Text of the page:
Airbnb is a phenomenal company that continues to disrupt the hotel industry. It’s a beast of a competitor with about five million listings on its website while 3.5 million people stayed at an Airbnb property on its best night in August this year.
This has helped it gain a valuation of more than $30bn but its co-founders are concerned. It earned only a modest $100m on its impressive $2.6bn of revenues – equating to a return of only 4%. This is nothing like the margin levels many of its traditional rivals such as Hilton or Expedia achieve.
Airbnb has no obvious opportunities at this stage for extensions into other lucrative areas, unlike many of its Silicon Valley compatriots. Amazon, for instance, is profitably extending its tentacles all over the place and it’s a similar situation with Uber and Google, which are moving well beyond their initial profitable core businesses.
While Airbnb mulls over potential areas of growth to help deliver the massive (ten times being an expectation) returns its many venture capital backers are now demanding, its founders have another pressing, and possibly conflicting, issue. They are looking at positioning the business as an entity that isn’t wholly beholden to delivering financial results.
They have recognised the company needs to work on what is best for the broader Airbnb “community”, which includes its guests, property hosts, employees and cities in which it trades. Managing this array of parties, not just shareholders, has also been increasingly on the mind of Deliveroo, whose “community” consists of food-buyers, riders, restaurants and cities.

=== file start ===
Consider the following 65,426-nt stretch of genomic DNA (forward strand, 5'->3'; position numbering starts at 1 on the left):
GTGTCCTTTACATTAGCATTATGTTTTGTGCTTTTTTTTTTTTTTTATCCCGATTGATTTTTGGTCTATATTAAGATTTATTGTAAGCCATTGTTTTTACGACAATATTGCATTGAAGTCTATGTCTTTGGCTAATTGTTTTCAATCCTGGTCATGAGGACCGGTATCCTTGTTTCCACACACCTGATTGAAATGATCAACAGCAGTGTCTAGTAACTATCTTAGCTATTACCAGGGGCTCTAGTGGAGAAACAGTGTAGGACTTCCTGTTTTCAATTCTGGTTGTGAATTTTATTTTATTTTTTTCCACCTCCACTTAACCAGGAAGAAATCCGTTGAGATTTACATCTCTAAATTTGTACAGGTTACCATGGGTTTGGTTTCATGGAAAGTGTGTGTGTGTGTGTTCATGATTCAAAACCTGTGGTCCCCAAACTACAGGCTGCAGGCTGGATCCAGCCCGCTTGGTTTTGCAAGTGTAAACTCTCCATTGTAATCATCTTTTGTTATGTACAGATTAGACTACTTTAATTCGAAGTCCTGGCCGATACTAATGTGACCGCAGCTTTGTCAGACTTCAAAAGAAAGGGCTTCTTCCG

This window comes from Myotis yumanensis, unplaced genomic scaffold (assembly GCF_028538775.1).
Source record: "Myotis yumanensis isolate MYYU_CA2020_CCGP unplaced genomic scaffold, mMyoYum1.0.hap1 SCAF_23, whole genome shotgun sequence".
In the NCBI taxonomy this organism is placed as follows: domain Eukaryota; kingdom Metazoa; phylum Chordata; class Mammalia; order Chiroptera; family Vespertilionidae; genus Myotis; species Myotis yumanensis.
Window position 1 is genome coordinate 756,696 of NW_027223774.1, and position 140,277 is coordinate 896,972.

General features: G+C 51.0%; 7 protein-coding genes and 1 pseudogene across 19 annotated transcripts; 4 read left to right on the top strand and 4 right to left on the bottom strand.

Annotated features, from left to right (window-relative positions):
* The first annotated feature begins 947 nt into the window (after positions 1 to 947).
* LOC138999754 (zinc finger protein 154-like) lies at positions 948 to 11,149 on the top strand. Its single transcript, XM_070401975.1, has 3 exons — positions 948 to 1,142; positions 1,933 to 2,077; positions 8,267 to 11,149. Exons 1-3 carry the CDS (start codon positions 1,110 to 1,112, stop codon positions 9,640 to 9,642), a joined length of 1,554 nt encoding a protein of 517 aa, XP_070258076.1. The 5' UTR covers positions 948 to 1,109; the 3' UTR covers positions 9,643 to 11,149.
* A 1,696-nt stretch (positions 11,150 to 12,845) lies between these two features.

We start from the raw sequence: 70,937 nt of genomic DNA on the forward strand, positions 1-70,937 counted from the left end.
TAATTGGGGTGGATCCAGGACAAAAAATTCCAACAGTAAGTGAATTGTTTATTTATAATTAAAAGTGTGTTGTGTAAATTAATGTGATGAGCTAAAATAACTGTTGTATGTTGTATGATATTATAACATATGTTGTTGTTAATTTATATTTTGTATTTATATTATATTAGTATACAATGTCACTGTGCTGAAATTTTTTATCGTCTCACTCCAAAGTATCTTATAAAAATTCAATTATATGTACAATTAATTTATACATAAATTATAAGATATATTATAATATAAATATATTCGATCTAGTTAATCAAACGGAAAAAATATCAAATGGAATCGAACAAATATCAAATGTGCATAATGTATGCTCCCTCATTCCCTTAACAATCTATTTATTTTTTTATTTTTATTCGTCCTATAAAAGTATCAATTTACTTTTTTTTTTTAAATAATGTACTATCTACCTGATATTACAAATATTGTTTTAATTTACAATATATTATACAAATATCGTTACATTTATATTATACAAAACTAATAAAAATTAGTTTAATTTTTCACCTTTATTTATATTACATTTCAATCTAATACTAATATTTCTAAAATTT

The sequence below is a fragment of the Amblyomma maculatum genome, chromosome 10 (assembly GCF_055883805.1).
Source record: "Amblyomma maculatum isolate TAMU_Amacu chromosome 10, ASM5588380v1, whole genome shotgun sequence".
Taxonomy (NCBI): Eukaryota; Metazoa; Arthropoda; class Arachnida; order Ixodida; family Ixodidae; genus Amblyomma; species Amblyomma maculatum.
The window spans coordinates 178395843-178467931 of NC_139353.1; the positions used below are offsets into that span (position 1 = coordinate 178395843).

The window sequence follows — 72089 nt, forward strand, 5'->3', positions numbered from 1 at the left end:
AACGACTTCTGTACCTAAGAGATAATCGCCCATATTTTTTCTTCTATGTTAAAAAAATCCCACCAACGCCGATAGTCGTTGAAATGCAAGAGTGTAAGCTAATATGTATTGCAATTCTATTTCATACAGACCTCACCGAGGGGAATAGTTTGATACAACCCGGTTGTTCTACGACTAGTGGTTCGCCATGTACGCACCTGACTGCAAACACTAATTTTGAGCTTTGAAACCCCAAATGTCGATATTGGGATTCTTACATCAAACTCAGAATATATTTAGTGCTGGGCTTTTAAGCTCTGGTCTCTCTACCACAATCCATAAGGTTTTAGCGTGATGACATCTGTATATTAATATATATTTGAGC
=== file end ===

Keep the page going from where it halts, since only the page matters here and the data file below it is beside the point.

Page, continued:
There is growing recognition that consumers are increasingly unwilling to spend money with companies that solely focus on short-term financial returns and fail to take into account broader responsibilities such as sustainable practices. Those businesses that fail to be socially conscious are being shunned by a growing number of young people.
This new way of thinking and operating is starting to permeate the fashion industry, which is being called out by consumers for unsavoury practices such as waste, animal welfare and child labour.
Kresse Wesling, co-founder of sustainable luxury brand Elvis & Kresse, has called the wasteful actions of many companies “unacceptable” and is vehement about unshackling from what we regard as success – purely sales and profits. She prefers a situation where the planet and people are equal to shareholders.
Elvis & Kresse’s model is about operating with different metrics. Wesling says while traditional company models are inextricably linked to revenues and profits, her business success is based on the level of donations it gives to charities and renewable energy projects, and the amount of materials it reclaims from waste and landfill.
The company converts this material into luxury products, including belts and bags, many of them created from end-of-life hoses sourced from the fire brigade. These narrative-driven or action-oriented products represent the future, according to Wesling. This approach has caught the attention of big fashion brands and Elvis & Kresse now works with the likes of Burberry, from which it rescues significant amounts of leather off-cuts.
Elvis & Kresse is proving a successful agitator and has helped push adoption of sustainable practices up the agenda of large fashion brands. More than half (52%) of fashion industry executives have said sustainability targets act as a guiding principle for almost every strategic decision they make, according to the Pulse Of The Fashion Industry report by the Global Fashion Agenda and Boston Consulting Group, up 18 percentage points on last year.
At a time when many leisure and hospitality businesses are finding it tough to justify their existence based on old practices, it’s time they took a long hard look at the “story” they are trying to tell and ponder whether the tried-and-trusted metrics they have been beholden to are no longer fit for purpose.